Noah Wyle charms audiences as John Carter on ER and on December 7, Wyle returns for his third turn as The Librarian.
The Indiana Jones-type adventure features Wyle as Flynn Carsen, a librarian of a different kind. Carsen crosses the globe in search of rare artifacts and pieces of history in order to preserve them for mankind.
Wyle's questSheKnows: First, what drew you to The Librarian in the first place, now three movies ago?
Noah Wyle: Initially because they would have me. When I got the first Librarian script I was knee deep in blood and gore on the set of ER and thinking that it wouldn't be bad to spend my summer vacations on something a little bit lighter in tone and always having been a fan of action adventure comedy genre in previous franchises. I leapt at the opportunity. It was just a really wonderful character – really rich and complex and fun. Just the spirit with which the movies were going to be made was apparent to me from the outset meeting with Dean (Develin). I found in him a really wonderful partner and he's empowered me over the years to really be a part of the creative process on all levels from pre-production to shaping the script to casting. It's been a really, really rich experience for me in all senses.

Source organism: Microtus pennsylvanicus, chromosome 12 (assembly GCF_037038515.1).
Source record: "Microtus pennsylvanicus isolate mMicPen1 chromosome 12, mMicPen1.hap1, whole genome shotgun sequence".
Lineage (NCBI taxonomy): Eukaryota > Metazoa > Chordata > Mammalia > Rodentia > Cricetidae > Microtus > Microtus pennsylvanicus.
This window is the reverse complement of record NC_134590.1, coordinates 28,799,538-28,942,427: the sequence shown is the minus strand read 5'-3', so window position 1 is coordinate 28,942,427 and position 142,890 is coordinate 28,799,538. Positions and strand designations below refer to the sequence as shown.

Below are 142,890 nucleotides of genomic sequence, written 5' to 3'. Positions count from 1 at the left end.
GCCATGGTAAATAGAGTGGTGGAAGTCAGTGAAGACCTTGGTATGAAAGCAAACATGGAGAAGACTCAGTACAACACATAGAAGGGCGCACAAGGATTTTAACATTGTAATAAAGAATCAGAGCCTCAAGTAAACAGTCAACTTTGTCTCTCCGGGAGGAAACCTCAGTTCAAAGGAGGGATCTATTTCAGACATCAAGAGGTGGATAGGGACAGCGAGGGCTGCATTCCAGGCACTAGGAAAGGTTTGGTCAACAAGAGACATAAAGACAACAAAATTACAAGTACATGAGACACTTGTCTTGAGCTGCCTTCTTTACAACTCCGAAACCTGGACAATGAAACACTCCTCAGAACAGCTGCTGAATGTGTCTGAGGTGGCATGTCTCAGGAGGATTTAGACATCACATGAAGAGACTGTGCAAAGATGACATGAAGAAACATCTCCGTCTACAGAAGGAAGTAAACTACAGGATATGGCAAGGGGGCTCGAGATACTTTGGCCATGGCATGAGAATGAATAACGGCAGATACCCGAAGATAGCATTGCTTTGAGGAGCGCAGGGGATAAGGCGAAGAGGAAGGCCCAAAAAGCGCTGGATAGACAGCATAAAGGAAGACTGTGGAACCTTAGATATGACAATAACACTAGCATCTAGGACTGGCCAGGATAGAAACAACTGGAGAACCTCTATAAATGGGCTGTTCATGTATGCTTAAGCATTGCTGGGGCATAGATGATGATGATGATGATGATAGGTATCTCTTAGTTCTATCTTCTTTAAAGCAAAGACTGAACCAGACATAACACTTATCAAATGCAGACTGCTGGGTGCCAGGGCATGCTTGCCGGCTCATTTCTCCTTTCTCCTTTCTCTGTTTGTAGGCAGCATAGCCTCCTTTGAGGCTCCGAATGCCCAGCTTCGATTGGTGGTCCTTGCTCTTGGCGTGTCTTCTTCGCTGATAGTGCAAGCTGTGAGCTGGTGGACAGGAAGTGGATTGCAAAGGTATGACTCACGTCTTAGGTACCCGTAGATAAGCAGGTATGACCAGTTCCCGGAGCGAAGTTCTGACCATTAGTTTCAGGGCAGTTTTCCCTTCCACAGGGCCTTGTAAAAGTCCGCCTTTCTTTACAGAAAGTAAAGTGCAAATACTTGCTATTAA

SheKnows: The expectations in a series are merely one obstacle, what were others in filming The Librarian: Curse of the Judas Chalice?
Noah Wyle: Well there's certainly physical challenges that are inherent to playing this part. You never know quite what you're going to be called on to do. The nice thing about being a producer in this is rather than having to acquire in your skills I get to just retrofit the story telling to the ones I already possess whether its horse back riding or fencing or pulling a (skiff) through a Louisiana swamp – all the things that I've felt pretty capable doing, but in terms of challenges they're really more inherent to the structure of the way we make these movies, which is with a little less time than we need and a little less money than we require and still delivering high production values and interesting story telling. Actually that's the ongoing inherent challenge.
The smart stuffSheKnows: In an era of celebratory superheroes, having one be so learned has to be a pleasure to portray.
Noah Wyle: Well I think that one of the aspects of the character that I find most gratifying is the celebration of knowledge and that superheroes come in all shapes and sizes including the bookish form. I hope the worm is turning on that stigma associated with elitism or education in general. And I think that we may be on the brink of a dawning of a new day in that regard where it's not such a bad thing to be contemplative or to be intellectual or to be thoughtful about your decision making process. I think we've seen enough gut players and hopefully they can be relegated back to the sports field where they belong.
Next...Noah on ER and its closing months